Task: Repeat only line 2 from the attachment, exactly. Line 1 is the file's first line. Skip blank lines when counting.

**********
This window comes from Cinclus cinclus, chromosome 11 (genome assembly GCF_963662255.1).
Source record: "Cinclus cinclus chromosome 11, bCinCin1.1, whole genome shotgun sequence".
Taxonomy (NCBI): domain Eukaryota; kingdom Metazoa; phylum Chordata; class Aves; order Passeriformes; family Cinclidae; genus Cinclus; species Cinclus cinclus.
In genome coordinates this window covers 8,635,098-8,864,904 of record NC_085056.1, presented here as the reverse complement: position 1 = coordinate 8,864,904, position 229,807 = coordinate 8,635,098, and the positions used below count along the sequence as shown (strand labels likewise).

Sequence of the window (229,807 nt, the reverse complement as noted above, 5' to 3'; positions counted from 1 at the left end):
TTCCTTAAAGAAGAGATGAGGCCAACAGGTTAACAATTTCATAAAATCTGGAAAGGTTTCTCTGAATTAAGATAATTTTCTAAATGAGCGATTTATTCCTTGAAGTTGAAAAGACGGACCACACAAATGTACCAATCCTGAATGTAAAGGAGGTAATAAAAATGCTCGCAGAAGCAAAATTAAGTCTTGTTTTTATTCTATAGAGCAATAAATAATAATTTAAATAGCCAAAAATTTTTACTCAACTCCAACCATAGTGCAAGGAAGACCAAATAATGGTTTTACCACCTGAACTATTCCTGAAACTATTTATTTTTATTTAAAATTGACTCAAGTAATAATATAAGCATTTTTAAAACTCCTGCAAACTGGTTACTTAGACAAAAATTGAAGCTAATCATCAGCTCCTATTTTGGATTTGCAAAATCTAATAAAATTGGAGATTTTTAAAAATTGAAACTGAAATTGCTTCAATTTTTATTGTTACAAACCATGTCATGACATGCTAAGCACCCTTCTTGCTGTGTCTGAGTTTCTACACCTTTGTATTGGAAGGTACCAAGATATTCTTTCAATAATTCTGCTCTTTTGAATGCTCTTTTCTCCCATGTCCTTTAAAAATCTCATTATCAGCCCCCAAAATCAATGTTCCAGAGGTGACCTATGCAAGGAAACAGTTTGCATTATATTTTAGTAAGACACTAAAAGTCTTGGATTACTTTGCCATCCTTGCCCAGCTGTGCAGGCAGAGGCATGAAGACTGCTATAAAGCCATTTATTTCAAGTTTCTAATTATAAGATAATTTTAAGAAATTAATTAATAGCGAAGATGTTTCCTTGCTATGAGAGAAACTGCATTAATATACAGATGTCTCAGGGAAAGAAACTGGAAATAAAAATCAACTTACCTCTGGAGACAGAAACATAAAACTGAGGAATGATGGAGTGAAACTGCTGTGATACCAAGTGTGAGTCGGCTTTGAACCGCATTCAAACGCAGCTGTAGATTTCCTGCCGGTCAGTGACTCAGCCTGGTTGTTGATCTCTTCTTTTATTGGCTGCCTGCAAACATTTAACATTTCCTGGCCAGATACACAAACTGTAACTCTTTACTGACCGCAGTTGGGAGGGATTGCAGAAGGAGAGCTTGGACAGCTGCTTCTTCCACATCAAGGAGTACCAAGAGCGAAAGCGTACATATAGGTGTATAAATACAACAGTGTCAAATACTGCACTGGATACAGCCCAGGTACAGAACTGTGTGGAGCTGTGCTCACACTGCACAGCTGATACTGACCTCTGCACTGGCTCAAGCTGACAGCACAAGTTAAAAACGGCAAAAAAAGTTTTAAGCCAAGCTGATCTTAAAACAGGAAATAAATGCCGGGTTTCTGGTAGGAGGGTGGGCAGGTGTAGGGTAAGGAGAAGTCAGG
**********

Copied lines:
Source record: "Cinclus cinclus chromosome 11, bCinCin1.1, whole genome shotgun sequence".